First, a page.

Perhaps most impressively, England were able to adapt and channel their positivity when needed.
The second-Test win over South Africa at Old Trafford, when they bowled the Proteas out twice in two contrasting sets of conditions either side of racking up 415-9 when batting was difficult, proved to be their best performance of the summer.
England’s challenge is to distil their approach into something that can be consistently successful, especially overseas, while at the same time remaining committed to entertaining the crowds.
Like everything else to do with this England team, Stokes himself is the personification of that challenge.
At times it felt like Stokes had decided how he was going to bat well before he got to the middle, regardless of the state of the game. The recklessness was often too extreme, but, when he gave himself a chance at Old Trafford, he scored a century and still went at a run a ball for the second 50 runs.
More widely there are still questions hanging over opening pair Zak Crawley and Alex Lees, who will probably be itching to get out of the tricky English conditions to play anywhere that presents less new-ball danger.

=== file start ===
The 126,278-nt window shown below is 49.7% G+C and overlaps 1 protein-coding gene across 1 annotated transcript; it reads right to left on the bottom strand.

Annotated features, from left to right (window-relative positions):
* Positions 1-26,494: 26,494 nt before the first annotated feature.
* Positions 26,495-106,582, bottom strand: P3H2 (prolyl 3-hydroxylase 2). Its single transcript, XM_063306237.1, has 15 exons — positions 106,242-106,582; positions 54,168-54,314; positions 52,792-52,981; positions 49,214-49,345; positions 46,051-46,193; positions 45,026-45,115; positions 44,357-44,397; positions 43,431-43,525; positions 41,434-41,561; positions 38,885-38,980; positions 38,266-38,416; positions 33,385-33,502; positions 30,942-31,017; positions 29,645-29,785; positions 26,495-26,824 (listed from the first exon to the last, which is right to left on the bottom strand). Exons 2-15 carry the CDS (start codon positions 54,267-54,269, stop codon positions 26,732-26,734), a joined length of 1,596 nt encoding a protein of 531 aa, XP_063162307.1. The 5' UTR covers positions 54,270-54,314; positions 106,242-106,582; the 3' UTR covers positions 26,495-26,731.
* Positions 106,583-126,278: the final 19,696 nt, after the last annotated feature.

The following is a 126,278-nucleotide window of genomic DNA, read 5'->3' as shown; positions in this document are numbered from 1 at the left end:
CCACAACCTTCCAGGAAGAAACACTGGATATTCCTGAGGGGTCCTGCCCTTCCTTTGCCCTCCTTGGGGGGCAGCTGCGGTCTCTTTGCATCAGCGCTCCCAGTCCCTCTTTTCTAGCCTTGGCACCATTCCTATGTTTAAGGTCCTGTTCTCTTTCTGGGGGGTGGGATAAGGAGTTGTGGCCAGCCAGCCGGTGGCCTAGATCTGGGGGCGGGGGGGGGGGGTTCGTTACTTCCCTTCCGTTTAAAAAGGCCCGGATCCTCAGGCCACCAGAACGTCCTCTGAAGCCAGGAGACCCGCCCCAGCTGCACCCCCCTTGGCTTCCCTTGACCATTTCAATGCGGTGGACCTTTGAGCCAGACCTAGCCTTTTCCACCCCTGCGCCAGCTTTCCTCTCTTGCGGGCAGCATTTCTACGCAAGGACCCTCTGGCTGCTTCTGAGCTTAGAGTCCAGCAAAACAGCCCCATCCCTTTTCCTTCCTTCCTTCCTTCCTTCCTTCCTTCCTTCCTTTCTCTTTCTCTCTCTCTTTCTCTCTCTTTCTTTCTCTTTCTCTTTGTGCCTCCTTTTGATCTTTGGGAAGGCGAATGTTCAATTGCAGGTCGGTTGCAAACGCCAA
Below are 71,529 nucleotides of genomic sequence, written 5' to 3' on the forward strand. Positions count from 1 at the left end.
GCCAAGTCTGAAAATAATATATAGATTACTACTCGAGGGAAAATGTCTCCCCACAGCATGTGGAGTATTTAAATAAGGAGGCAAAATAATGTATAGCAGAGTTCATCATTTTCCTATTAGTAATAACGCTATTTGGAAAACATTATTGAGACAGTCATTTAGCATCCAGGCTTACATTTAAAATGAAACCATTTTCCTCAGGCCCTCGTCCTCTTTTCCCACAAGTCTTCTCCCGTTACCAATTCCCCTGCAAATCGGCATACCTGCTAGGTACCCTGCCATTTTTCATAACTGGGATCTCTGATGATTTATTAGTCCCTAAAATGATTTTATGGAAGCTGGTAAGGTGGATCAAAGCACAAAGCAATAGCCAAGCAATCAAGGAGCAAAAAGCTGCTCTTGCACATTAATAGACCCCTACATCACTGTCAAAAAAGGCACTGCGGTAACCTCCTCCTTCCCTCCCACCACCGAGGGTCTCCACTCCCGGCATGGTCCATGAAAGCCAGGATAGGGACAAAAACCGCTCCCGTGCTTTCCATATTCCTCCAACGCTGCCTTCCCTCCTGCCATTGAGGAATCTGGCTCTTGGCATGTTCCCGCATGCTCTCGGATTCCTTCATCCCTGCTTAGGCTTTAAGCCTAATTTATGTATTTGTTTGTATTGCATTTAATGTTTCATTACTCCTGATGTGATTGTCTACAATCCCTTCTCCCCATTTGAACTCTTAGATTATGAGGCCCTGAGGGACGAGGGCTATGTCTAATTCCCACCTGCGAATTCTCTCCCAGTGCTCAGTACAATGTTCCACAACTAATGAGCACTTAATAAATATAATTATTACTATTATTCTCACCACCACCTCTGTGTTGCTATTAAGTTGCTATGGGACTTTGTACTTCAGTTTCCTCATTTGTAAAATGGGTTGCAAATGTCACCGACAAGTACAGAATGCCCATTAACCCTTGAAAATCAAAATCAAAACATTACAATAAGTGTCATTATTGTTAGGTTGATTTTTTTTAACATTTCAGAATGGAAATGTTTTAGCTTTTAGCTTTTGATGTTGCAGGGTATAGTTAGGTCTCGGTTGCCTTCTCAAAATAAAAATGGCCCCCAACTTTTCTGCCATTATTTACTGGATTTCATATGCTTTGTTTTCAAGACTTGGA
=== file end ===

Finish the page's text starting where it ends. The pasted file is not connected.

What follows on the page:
Given the trip to Pakistan is followed next winter by five Tests in India, England need another spinner to go alongside Leach – Moeen Ali will probably be a temporary solution – while the question of extra pace remains. Can England get some, or at least one, of Mark Wood, Jofra Archer, Olly Stone or Jamie Overton fit?
This summer has restored some much-needed good will towards the England Test team. They have put credit in the bank not only by winning, but the way they have won. They will be afforded a little leeway if and when things go wrong, as most fans can appreciate what they are trying to achieve.
The game is not just about winning, it is about glory.
The Ashes loom next summer. Perhaps winning and glory will go hand in hand.